Air cargo carries over $6tn worth of goods, which accounts for about 35 per cent of world trade by value. It is an industry that is used in well over four sectors, including pharmaceuticals, healthcare and products.
Contributing to the well-being of nations, air cargo plays a critical role in flying temperature-sensitive pharmaceuticals like vaccines in the best conditions possible by using cutting-edge technology.
Nigeria’s facilitation of air cargo through its Customs and borders regulations ranks 68th out of 124 countries in terms of the Air Trade Facilitation Index, and 36th out of 135 countries in terms of the eFreight Friendliness Index globally. The Enabling Trade Index 9 ranks Nigeria 127th out of 136 countries globally for the facilitation of the free flow of goods over borders and to their destination.
In a chat with Financial Street, the Managing Director/Chief Executive Officer, Mainstream Cargo Limited, Seyi Adewale, explained some of the challenges the industry has encountered following the Russia-Ukraine war, which has led to increase in the cost of energy and Jet A1 fuel.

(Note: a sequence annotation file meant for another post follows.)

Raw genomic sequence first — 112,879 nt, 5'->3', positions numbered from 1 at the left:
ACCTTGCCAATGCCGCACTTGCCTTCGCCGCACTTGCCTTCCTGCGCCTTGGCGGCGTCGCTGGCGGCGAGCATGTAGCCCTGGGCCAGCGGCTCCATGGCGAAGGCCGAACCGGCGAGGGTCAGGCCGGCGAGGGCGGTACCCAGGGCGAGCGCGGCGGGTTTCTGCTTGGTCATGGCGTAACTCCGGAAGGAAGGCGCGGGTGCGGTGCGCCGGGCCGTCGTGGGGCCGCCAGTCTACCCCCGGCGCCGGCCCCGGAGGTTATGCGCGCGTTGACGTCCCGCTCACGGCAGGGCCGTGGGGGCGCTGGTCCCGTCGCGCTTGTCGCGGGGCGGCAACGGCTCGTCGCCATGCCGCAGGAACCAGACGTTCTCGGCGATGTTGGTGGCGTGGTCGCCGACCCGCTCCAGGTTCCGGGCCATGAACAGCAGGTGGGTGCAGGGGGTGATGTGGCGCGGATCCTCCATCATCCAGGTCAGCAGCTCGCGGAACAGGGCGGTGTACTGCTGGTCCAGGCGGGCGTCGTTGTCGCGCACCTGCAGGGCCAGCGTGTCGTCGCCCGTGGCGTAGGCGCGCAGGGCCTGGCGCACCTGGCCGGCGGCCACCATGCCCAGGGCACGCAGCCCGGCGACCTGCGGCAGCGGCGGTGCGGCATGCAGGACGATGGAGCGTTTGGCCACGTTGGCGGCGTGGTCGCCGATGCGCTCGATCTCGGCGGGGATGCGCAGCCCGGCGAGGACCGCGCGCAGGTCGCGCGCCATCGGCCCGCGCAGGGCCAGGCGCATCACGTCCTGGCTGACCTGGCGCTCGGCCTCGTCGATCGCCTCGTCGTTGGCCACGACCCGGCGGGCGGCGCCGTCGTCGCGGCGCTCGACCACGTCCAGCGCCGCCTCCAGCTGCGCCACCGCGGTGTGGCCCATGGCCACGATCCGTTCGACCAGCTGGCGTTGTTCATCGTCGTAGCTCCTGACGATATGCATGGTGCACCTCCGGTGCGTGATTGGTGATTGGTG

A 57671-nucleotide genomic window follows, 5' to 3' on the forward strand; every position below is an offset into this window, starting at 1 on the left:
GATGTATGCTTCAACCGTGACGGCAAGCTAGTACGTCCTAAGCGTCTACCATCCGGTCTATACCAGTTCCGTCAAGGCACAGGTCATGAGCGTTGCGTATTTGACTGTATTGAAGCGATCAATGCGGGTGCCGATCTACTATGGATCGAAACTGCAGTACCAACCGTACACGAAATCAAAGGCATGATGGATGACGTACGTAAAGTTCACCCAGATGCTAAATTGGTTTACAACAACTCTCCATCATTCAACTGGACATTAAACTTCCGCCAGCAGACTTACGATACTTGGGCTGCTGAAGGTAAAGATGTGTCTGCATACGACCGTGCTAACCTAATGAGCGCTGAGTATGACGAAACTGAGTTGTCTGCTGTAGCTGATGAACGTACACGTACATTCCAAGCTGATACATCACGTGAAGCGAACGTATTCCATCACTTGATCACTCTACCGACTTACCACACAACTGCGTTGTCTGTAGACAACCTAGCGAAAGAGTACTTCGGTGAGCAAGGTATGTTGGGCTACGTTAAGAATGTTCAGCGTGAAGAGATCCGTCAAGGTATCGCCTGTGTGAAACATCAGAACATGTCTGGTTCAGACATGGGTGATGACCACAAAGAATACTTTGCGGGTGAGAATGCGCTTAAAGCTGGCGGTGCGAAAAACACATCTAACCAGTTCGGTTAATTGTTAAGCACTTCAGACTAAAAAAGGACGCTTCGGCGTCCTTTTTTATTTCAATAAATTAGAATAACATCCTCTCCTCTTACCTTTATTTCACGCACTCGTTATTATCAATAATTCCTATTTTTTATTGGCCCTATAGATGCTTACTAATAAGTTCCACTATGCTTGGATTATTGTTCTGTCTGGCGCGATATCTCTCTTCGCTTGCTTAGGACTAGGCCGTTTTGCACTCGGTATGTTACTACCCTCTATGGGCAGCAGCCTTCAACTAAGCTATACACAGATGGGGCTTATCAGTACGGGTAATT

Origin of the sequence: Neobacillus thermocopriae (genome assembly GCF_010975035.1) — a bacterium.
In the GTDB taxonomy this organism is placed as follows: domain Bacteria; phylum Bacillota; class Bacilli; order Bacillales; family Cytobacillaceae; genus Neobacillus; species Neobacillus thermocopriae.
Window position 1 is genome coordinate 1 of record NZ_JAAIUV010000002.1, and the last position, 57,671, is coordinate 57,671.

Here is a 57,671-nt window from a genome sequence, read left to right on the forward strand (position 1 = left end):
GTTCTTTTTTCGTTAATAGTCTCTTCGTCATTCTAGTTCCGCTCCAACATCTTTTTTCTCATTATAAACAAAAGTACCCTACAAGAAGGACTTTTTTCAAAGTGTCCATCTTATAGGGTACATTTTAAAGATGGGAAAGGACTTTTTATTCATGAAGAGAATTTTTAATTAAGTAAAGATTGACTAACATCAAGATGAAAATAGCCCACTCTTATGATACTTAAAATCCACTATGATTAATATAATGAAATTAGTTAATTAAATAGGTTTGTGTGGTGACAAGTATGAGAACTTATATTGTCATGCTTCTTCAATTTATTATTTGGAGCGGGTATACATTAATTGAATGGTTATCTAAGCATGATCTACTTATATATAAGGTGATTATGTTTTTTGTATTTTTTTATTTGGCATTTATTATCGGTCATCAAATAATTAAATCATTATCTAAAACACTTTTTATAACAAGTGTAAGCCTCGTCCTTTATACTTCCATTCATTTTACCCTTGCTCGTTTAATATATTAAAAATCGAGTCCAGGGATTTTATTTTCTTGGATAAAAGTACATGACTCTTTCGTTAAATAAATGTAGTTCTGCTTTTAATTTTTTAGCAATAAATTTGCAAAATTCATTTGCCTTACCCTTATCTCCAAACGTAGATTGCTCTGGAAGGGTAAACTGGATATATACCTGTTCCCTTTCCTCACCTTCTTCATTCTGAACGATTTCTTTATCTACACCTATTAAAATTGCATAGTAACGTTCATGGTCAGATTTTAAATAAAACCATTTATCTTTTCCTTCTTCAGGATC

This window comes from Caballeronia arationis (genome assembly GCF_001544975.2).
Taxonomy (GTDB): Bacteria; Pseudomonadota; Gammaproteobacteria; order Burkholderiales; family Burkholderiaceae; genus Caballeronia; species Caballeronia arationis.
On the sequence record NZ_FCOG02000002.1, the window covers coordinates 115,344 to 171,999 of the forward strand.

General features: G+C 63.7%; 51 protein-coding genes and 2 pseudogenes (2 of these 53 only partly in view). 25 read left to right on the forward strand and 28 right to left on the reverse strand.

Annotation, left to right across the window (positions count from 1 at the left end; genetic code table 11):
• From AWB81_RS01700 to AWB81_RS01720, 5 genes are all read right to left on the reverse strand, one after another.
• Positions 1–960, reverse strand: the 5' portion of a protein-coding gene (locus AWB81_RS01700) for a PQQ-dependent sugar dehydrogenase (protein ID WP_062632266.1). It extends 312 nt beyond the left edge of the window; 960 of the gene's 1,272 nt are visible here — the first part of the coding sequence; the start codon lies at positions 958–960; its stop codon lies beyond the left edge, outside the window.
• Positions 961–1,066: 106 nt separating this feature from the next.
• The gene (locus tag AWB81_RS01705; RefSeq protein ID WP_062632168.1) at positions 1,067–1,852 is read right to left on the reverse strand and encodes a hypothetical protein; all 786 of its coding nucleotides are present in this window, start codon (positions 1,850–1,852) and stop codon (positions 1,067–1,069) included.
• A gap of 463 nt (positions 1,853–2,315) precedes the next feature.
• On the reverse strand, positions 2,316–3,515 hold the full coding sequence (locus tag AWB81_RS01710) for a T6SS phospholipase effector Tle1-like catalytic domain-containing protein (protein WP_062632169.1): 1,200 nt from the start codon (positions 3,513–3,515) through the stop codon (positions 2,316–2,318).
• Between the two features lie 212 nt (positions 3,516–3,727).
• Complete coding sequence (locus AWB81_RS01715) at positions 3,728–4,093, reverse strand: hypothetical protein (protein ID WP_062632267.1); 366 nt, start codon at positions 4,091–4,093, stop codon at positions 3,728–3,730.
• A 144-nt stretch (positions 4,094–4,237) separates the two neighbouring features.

His words, “Surely, there is a significant, negative impact of the Jet A1 fuel on the air cargo industry. First, the airlines have hedged themselves by adding a high fuel surcharge to mitigate against the high cost of aviation fuel. To date, there has been, at least, one-third increment in air cargo rates compared to January 2022. This is even more significant because the airline pricing regime is always U.S. dollar-denominated. So, airline freight costs are high.”
He also explained that the cost of acquiring the dollar has surged within a few months. According to him, both local and international carriers are affected, which in turn affects the charges paid for cargoes.
“US dollar acquisition is also now high when compared to only January 2022. The impact of these is affecting the performance of both domestic and international carriers. For example, airline pilots are going on strike, and a half or even more of the fleets are grounded, especially domestic airlines, because of higher maintenance costs that cannot be easily passed on to the shipper or passenger.